It looks like most players in health care — IT vendors excluded — will get what they want if a bill delaying the deadline for compliance with the Health Insurance Portability and Accountability Act's electronic claims standards becomes law. At press time, the bill had passed both houses of Congress and was in a conference committee.
Under the original legislation, physicians, hospitals, and health plans had until Oct. 16 to comply with provisions that require electronic filing of most claims using standardized data.
Some health plans, physicians, and state Medicaid officers complained loud and long that the deadline — and sometimes, money — was too short to expect compliance on time. HIPAA comes with strong financial penalties for violations.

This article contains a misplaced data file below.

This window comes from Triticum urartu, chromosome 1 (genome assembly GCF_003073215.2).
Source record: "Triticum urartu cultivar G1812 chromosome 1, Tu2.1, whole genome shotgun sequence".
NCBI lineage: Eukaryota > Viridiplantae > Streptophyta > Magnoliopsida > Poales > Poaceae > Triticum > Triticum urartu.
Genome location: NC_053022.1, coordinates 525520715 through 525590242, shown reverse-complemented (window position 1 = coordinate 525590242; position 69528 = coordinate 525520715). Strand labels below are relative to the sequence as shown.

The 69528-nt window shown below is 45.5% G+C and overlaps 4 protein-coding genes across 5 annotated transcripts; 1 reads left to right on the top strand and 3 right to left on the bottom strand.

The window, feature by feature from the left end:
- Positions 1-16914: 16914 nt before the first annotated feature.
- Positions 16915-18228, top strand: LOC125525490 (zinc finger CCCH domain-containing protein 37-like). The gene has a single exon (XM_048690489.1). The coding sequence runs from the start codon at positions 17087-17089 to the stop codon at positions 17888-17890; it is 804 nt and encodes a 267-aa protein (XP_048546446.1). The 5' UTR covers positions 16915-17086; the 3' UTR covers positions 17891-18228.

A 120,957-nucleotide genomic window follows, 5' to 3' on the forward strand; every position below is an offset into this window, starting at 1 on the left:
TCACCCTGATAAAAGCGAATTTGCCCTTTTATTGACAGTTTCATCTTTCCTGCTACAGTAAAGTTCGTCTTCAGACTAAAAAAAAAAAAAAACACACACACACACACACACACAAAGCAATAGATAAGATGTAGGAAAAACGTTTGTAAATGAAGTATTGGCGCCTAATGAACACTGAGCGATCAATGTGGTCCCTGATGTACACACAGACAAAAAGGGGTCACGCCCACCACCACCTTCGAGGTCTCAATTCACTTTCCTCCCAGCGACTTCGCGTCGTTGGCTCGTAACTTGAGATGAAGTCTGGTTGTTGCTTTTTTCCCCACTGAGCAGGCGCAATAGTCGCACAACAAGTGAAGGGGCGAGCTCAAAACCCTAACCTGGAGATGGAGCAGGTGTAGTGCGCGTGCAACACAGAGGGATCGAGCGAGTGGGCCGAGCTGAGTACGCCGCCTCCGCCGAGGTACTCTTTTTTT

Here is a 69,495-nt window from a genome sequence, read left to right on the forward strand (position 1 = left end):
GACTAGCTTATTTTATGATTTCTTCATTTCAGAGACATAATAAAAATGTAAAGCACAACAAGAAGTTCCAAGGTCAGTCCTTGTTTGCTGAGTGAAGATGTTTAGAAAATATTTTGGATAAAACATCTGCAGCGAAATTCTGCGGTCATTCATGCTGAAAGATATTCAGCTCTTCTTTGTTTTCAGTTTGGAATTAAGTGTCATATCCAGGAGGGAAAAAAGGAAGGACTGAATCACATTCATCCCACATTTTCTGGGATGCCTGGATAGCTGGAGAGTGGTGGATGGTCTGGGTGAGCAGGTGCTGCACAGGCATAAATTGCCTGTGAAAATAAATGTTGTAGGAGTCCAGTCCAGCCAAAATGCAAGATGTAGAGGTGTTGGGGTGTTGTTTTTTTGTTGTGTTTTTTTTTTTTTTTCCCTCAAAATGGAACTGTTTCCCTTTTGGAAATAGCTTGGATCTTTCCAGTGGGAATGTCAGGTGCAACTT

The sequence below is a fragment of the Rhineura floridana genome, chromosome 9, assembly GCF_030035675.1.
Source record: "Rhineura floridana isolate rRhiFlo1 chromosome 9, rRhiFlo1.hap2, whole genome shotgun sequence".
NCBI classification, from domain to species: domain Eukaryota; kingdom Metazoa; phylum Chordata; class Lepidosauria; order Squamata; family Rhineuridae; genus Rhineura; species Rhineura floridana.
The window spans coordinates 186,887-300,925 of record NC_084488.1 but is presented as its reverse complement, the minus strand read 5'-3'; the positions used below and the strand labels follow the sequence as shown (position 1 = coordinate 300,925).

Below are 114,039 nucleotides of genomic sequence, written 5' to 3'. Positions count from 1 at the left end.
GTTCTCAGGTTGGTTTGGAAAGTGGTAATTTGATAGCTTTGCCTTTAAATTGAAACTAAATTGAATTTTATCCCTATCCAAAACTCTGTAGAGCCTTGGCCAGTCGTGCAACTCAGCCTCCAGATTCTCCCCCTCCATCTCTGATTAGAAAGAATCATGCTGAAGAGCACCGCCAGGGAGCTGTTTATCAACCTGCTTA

The Senate, in late November, passed a one-year extension of the deadline. But when hospitals complained that they had been working hard to meet the deadline and were eager to reap HIPAA's promised savings, the House modified the legislation before passing it Dec. 13.
The House version allows those who are ready to begin using the standardized data sets. Those who need another year could apply for an extension, but only if they can submit a detailed compliance plan.